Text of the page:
A post-graduation in electrical engineering from the University of Southern California and a sound corporate job in the US were not at all hindrances for dancer Divya Devaguptapu to continue with her passion for dancing.
“Life in the US had brought me many good things in life. First, it was there that I met my husband, and secondly, it made me realize where I belong to, sending me back to my roots,” says Divya. After seven years in the corporate world, with a few genuine dance programmes to her credit, the artiste bid adieu to her engineering profession, embracing her all-time love vigorously.
“I never regretted I let go off a pretty good job. Nothing other than dance has ever given me more satisfaction. After all, it’s your own contentment that finally matters. I followed my heart and I am happy about it,” says the dancer who was in Kozhikode to perform for the fourth evening of ‘Rasavikalpam’.
But the dancer opines that if there’s something deficient, when it comes to the whole package of classical dances, it is the lack of genuine rasikas.
“In a way it is the responsibility of every dancer to create an enthusiastic rasika clan. However expansive and rich our performances might be, if they are not conveyed to the gathering, it’s meaningless. And rasikas also should devise ways to develop more interest in classical entertainments as these. Our country boasts of everything rich and splendid. Our dance forms are a culmination of all these rich histories and everything glorious. So it is never a task too hard for our gathering to make out what is being performed,” adds the dancer.
Her experiments with contemporary dancers only made her more informed, she says. “I have worked with leading contemporary dancers Patricia Rincon and Peter Kalivas. And the association was perfectly educating. From them I mastered more techniques of body language. And they were equally curious to know more about our classical lessons.”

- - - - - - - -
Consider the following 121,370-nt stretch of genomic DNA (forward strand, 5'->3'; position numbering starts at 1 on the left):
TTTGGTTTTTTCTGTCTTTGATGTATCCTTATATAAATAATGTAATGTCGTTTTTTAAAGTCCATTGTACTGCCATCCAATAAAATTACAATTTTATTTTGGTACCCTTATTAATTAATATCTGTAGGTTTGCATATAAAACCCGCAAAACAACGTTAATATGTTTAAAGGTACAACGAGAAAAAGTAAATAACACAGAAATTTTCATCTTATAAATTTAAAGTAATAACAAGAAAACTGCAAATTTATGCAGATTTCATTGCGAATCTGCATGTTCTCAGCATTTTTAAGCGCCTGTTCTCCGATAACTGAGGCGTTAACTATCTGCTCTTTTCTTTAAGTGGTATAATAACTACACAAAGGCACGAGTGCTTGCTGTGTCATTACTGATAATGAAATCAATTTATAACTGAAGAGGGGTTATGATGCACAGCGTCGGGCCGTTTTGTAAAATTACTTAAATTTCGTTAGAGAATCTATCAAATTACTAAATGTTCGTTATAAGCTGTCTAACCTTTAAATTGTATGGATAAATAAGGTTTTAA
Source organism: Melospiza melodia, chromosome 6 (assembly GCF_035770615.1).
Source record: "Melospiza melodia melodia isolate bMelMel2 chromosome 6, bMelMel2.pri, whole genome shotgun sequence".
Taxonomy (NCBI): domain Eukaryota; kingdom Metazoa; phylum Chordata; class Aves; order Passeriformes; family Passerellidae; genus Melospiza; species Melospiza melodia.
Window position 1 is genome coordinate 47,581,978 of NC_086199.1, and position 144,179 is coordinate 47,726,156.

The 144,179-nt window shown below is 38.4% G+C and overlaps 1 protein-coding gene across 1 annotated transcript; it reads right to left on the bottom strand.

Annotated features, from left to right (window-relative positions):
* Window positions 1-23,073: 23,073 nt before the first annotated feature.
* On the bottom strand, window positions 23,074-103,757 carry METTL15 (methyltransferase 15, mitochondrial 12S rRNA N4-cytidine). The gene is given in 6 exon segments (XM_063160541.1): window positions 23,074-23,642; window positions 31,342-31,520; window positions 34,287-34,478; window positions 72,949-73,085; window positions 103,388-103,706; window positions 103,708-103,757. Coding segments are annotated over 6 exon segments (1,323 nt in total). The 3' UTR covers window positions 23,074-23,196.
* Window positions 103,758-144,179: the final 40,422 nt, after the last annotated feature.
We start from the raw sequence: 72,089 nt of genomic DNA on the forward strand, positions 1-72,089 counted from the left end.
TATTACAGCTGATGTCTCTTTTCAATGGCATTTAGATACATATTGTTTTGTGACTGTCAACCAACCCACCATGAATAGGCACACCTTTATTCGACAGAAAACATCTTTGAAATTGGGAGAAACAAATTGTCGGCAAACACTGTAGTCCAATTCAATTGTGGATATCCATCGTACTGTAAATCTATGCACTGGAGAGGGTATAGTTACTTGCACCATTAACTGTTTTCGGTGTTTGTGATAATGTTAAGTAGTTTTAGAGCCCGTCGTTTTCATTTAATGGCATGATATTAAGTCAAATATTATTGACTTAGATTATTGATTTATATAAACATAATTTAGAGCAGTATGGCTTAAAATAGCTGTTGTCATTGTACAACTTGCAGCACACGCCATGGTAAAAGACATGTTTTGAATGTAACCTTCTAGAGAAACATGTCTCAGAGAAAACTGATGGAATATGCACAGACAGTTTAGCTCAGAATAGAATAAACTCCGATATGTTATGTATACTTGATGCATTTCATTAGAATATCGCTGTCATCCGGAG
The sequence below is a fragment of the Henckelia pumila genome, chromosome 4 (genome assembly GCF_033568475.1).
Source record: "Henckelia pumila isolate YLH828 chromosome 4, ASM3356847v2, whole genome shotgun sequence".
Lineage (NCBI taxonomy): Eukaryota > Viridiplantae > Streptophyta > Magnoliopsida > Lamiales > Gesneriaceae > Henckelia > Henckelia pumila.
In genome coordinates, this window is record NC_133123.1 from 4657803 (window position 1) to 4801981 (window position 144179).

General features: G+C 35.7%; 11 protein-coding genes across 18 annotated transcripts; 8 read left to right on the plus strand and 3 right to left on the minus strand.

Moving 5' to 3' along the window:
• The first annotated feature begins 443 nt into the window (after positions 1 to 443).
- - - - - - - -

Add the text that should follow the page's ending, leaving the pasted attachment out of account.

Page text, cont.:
The artiste, who has some genuine disciples to boast of, adds that she herself is becoming a student with each passing day.
“From each of my students I learn something new. I stick to my gurus’ rules though I passionately enjoy other artistes’ performances. Our classical lessons are like an ocean. The more you dive in, the more is left to explore.”
Divya began learning Bharatanatyam at the tender age of five. “My mother was very supportive. She stood by my passion and used to look out for various dance schools in the busy city of Mumbai so that I get a taste of everything,” she says.
The chase finally ended at the doors of Dhananjayans. Divya says she was fortunate to train herself under the maestros, who moulded the perfect dancer in her. “They taught me the vocabulary and language of dance. If at all I have reached anywhere in this field, it’s because of them.”
Called a child prodigy by several art critics during her younger days, Divya has performed in several prestigious platforms worldwide. She presently shuttles between India and the US in connection with her various assignments and dance demonstrations.
Ask her an essential quality required for an ardent Bharatanatyam performer, and there comes the much humble reply. “Follow your heart, be religious and work out genuine experiments. Give a ear to genuine criticism also. You need them for your growth,” she winds up.